Following a period of exile in the country, to avoid confrontation with the Pope and Olimpia Maidalchini, the newly married couple took up permanent residence in the Palazzo Aldobrandini which from 1654 Camillo began to expand on a large scale. The architect in charge of this lengthy project was Antonio Del Grande; the façade facing the Via del Corso, however, is by Gabriele Valvassori. Following Camillo's death in 1666, building continued under the auspices of his two sons Giovanni Battista and Benedetto. One of Camillo and Olimpia's daughters, Anna Pamphilj, married the Genoese aristocrat Giovanni Andrea III Doria Landi in 1671, it was their descendants who inherited the Palazzo when the Roman branch of the Pamphilj family ended in 1760. In 1763 Prince Andrea IV combined his Roman names to the present Doria-Pamphilj-Landi. In 1767 the ceilings of the state rooms were frescoed by late-baroque artists such as Crescenzio Onofri, Aureliano Milani, Stefano Pozzi; the collection was first opened to the public by the three-quarters English Princess Orietta Pogson Doria Pamphilj, whose English husband Commander Frank Pogson added her name to his.
Her own father, Prince Filippo Andrea VI, was half English. Princess Orietta and Commander Frank did much to restore the Palazzo. Along with the possessions of the Colonna and Pallavicini-Rospigliosi families, this is one of the largest private art collections in Rome; the Family chapel was designed by architect Carlo Fontana in the late 17th century, but since altered. The ivory crucifix was carved by Ercole Ferrata. Saletta Gialla and Rossa contain Gobelins tapestries, including those on Zodiac signs by Claude Audran. Sala del Poussin: Landscapes by Claude Lorraine. Birth of Adonis and the Rape of Adonis by Poussin and Giacomo Eremiti. Main painting galleries: 1st Gallery: Mary Magdalene by Carracci. 2nd Gallery: Velázquez and Bernini portraits, antique Roman statues. Saletta del Seicento: Caravaggio's Penitent Magdalene and The Rest on the Flight into Egypt Saletta del Cinquecento: Double portrait by Raphael. Saletta del Quattrocento: works by Ludovico Mazzolino and Antoniazzo Romano. 3rd Gallery: St Jerome by Lotto.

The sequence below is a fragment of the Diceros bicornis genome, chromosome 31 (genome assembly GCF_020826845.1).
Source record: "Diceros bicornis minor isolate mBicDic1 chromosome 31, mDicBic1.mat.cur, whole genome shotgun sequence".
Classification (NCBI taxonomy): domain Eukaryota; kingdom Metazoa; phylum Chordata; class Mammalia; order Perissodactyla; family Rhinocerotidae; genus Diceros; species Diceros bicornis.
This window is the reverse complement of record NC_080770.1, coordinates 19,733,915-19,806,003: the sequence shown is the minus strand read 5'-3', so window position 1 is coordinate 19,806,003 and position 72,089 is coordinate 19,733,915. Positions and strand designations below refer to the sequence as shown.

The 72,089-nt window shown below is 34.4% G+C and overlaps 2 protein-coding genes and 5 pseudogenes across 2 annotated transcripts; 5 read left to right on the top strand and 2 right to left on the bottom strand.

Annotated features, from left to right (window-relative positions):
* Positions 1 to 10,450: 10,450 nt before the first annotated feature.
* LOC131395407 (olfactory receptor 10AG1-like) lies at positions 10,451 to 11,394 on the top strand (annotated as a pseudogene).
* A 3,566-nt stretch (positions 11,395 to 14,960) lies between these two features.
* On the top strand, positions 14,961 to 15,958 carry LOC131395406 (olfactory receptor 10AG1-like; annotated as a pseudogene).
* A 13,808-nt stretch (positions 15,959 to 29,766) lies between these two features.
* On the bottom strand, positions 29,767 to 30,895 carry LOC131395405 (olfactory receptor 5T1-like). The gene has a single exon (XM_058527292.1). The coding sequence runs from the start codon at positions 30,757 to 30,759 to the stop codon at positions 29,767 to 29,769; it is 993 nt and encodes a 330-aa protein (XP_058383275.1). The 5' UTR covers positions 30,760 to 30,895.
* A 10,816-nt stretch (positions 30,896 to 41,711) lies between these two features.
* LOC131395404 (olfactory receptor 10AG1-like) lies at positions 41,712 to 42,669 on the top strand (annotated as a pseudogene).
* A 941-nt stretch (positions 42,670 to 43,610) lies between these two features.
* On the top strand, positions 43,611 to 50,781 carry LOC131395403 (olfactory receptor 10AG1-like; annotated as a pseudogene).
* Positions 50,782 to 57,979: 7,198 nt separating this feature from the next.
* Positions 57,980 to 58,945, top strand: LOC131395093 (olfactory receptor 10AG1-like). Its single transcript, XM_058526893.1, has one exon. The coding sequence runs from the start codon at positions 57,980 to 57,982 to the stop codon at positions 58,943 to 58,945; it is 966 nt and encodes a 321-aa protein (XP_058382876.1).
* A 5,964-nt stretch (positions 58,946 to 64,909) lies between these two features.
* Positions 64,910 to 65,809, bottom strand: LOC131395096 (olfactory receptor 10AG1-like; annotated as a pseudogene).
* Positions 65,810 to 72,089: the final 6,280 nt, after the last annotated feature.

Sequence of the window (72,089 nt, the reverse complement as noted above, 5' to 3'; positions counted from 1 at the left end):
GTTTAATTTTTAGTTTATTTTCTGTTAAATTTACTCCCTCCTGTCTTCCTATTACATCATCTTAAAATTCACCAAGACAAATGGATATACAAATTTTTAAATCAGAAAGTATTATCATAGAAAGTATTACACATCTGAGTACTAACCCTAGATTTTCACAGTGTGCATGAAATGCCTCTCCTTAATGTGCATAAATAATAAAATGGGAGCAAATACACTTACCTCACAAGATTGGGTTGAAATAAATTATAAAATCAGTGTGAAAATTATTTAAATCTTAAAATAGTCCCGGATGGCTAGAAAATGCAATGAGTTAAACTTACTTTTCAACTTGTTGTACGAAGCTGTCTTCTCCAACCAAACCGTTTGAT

4th Gallery: bust of Olimpia Aldobrandini by Algardi. Saletta degli Specchi: Landscape by Domenichino. Salone Aldobrandini: antique sculptures and marble reliefs by Duquesnoy. Roo
Vincent van Gogh
Vincent Willem van Gogh was a Dutch post-impressionist painter, among the most famous and influential figures in the history of Western art. In just over a decade he created about 2,100 artworks, including around 860 oil paintings, most of them in the last two years of his life, they include landscapes, still lifes and self-portraits, are characterised by bold colours and dramatic and expressive brushwork that contributed to the foundations of modern art. However, he was not commercially successful, his suicide at 37 followed years of mental illness and poverty. Born into an upper-middle-class family, Van Gogh drew as a child and was serious and thoughtful; as a young man he worked as an art dealer travelling, but became depressed after he was transferred to London. He spent time as a Protestant missionary in southern Belgium, he drifted in ill health and solitude before taking up painting in 1881, having moved back home with his parents. His younger brother Theo supported him financially, the two kept up a long correspondence by letter.